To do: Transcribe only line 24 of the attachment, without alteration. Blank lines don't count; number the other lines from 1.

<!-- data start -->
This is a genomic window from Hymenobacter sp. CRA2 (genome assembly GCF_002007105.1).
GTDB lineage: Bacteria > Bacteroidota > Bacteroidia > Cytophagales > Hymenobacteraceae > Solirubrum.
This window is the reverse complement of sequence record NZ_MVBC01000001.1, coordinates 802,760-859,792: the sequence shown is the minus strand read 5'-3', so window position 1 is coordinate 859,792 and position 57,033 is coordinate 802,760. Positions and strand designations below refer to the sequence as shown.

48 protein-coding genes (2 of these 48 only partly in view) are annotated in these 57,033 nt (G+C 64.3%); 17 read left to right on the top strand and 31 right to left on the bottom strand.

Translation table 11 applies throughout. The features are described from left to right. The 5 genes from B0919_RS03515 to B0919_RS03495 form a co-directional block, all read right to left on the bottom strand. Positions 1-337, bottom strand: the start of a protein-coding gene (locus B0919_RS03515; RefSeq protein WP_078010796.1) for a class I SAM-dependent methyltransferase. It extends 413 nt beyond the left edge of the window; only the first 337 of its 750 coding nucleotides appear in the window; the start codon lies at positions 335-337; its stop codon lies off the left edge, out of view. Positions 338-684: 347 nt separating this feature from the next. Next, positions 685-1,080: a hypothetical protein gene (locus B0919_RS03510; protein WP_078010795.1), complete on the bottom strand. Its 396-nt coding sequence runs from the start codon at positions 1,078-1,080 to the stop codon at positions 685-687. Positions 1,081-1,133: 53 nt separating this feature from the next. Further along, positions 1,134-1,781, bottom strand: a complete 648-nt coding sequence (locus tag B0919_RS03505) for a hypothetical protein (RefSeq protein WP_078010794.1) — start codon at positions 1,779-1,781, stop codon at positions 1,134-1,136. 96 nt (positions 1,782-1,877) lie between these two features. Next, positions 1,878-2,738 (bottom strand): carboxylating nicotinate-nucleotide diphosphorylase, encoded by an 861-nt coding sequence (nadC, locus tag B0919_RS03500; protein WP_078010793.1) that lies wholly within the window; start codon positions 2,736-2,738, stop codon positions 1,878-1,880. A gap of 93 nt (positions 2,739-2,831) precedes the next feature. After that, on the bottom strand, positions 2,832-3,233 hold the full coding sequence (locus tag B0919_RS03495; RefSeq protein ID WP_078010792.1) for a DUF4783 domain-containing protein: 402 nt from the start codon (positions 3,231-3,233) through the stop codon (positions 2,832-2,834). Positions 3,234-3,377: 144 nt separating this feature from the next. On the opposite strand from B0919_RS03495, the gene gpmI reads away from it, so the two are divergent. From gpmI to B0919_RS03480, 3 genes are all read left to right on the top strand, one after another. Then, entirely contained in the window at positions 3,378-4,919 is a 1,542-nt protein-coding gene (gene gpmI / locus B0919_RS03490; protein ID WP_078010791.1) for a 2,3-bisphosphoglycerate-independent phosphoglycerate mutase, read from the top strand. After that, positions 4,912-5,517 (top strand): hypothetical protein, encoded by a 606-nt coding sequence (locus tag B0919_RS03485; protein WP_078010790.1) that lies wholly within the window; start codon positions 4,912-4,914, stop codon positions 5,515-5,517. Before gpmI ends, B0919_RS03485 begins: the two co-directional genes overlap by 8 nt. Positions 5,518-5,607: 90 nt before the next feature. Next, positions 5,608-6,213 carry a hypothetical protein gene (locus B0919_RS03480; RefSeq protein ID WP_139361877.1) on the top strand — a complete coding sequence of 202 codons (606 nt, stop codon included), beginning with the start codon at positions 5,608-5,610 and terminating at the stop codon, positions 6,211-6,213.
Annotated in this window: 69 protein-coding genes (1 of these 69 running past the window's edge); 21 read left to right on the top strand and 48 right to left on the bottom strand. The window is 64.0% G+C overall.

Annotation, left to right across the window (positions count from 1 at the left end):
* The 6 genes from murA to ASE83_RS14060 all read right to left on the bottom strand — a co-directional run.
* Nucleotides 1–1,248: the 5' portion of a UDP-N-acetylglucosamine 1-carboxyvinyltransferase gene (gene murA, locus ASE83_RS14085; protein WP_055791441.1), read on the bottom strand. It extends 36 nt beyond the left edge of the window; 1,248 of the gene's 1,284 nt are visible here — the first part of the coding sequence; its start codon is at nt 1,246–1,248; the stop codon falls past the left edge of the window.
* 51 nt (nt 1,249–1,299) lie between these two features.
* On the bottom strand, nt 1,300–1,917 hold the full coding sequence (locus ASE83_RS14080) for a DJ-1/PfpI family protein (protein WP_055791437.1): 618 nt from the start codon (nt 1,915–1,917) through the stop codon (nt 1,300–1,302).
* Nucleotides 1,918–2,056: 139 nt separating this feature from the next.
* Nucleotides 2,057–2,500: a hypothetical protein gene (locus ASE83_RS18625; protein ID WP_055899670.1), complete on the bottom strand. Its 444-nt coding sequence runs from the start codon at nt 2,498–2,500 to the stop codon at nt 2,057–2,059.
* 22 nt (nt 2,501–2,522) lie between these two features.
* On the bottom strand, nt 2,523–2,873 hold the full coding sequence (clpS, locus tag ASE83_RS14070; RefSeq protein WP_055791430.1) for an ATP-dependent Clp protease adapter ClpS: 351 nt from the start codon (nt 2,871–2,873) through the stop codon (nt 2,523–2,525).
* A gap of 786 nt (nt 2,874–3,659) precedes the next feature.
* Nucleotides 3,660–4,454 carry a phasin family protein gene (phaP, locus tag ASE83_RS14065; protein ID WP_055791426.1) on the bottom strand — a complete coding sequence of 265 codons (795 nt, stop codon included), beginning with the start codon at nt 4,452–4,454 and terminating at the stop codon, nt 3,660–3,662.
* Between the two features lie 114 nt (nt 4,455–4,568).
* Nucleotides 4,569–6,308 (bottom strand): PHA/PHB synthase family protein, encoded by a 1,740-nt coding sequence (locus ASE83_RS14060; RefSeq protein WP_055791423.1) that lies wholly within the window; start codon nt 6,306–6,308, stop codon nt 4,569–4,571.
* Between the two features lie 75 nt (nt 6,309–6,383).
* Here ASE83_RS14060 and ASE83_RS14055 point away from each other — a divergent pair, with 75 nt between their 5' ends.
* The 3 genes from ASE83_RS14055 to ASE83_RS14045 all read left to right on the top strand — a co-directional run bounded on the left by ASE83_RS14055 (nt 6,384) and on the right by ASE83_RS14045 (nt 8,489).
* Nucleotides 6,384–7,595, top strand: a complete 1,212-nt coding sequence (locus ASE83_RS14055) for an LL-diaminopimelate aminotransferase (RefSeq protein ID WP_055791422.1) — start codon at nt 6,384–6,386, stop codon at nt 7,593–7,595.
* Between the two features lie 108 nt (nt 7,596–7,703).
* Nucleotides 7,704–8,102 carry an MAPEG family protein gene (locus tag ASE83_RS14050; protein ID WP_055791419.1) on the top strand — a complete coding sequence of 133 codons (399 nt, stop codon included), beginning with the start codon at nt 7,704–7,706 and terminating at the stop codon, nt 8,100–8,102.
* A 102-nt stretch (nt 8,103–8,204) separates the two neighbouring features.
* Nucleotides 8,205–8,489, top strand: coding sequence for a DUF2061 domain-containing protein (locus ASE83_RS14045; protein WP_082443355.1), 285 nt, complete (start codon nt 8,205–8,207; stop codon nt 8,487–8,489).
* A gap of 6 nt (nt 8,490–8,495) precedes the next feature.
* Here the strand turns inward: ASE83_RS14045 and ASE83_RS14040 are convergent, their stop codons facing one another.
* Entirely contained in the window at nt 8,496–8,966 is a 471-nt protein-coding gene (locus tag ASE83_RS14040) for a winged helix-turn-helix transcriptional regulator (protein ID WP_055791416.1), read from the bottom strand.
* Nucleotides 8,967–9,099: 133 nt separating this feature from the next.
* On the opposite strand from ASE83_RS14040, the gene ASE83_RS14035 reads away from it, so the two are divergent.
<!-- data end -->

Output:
* Between the two features lie 108 nt (nt 7,596–7,703).